Thomas Smith married Tryphena Russell 27 August 1737

Thomas Smith’s grandson Joseph was 98 years old and the oldest man in Ipswich. In his later years, a reporter from the Ipswich Chronicle interviewed him about his life and remembrances.  The following is the section about his grandfather and grandmother, Thomas and Tryphena: 

Thomas Smith was the son of Thomas and Elisabeth (Emmons) Smith, and was born July l5, 1716. When he was 21 years old he married Tryphena Russell. She was the daughter of Henry and Sarah (Adams) Russell. She was four years younger than her husband, having been born in August, 1720. They were published from the pulpit, as the custom was then, August 27, 1737. They both staid from meeting that Lord’s Day, without doubt; both had sudden colds or a Sunday headache. The wedding soon followed and they began life in the plain style of the people of a century and a half ago.

As the years rolled they had nine children: Thomas, the eldest boy, married Elisabeth Goldsmith and lived in Newburyport; he was a revolutionary soldier. Andrew was also a revolutionary soldier, and at West Point when the treachery of Arnold was discovered; he was a pleasant, entertaining man, and delighted children by stories of West Point days. He married Sally Warner of Londonderry, and died at the age of forty, leaving no children: his gravestone may be seen in the old yard.   

Another son, Daniel, also a revolutionary soldier, was born March 10, 1755, and married Hannah Lord; he died January 28, 1844, aged nearly 89 years. He was a cabinet or chair maker; and was very skilful in making flag-bottom seats. He must be well remembered by some present. Simon was baptized August 2C, 1750, married Mary Shatswell, and was the father of the aged man with whom we meet.

Of the daughters of Thomas, Elisabeth married Thomas Gould in 1784; Eunice married Campbell Ripiev a native of Duxbury, he built the little one story house by the graveyard, recently occupied by Mr. Tibbetts. One of the daughters married a Lakeman and lived in Newburyport; another married a Phelps; another a Goodrich.

Thomas Smith the owner of the currier’s shop and lands above mentioned, was always spoken of by his grandchildren as a very worthy and industrious man. He and his wife lived together fifty-two years: Tryphena the wife died Dec. 1. 1780. aged 69; and the husband followed February 13, 1701. They are buried side by side with their son Andrew.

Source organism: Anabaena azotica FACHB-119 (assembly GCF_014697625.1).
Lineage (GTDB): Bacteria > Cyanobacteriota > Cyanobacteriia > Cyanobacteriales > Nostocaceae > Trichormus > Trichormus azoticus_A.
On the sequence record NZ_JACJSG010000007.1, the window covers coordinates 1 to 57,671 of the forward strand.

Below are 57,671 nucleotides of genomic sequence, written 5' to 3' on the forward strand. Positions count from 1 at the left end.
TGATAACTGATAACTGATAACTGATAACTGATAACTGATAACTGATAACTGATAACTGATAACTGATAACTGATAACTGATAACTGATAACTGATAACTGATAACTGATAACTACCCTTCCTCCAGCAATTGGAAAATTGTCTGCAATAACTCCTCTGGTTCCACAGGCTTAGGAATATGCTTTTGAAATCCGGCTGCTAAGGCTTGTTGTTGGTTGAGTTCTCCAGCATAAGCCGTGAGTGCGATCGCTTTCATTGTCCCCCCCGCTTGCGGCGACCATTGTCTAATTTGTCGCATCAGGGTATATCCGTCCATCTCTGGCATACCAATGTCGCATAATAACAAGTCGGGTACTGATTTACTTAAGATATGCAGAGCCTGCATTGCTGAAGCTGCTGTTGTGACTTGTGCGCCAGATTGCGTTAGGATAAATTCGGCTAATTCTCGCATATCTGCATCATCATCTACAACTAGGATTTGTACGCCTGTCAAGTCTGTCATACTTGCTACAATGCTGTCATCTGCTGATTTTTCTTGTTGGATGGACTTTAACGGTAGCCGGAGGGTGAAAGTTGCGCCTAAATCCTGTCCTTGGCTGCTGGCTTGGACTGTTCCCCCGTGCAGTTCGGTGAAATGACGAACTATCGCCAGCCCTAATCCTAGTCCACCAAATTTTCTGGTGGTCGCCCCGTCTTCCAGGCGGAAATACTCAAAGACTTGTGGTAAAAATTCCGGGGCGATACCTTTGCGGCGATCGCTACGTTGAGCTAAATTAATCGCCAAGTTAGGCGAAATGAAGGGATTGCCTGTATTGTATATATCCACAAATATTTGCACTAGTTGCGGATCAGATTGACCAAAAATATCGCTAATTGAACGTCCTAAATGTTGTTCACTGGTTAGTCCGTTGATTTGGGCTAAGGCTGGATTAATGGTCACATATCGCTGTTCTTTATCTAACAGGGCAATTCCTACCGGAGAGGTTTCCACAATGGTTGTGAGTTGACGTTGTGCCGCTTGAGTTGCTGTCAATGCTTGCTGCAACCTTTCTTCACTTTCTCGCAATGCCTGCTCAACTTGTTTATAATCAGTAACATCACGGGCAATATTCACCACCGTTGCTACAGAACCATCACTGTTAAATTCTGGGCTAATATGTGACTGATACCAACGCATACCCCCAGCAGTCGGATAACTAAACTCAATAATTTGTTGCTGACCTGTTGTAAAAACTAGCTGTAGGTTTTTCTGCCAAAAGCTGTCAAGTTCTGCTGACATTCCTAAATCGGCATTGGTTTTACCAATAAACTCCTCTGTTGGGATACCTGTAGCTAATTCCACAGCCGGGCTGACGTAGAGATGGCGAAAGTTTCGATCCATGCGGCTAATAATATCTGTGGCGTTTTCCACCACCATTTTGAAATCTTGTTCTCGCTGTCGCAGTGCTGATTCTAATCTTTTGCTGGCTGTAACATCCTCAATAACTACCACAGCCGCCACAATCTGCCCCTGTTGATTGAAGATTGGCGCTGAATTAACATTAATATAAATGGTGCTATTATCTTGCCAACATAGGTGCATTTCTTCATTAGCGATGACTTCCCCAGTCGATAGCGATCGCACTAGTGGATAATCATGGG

The family pew in the Meetinghouse built in 1749, was in the gallery, and directly opposite the pulpit.  It was marked in the plan, No. 14, and £35 old tenor was paid for it.  It was occupied in later years by his son Simon.  The homestead of Thomas was the land west of, and adjoining the old High street graveyard; he owned the land to the top of the hill; his currier-shop opened onto the street; his house and home were in the rear, on the gentle rise of the hill; and it was a pleasant place for his grandchildren. 

While it was the job of the tanner to produce the actual leather, the currier’s role was to transform the hard hides into the supple leather required by other craftsmen. To do this he reduced the leather to an even thickness to make it more pliable and improve its appearance. A number of operations were performed in this process. Damping: The leather was softened and thoroughly scoured using a variety of slickers. Shaving: The leather was reduced to a uniformed thickness, which demanded great skill. The work was done on an upright beam using the characteristic currier’s knife. Stuffing: The leather was stuffed with dubbin, a mixture of tallow and fish oil, to increase its pliability. It was then worked with various slickers of wood, glass and copper. The finest leather was then worked with various boards to enhance its grain, and finally polished.





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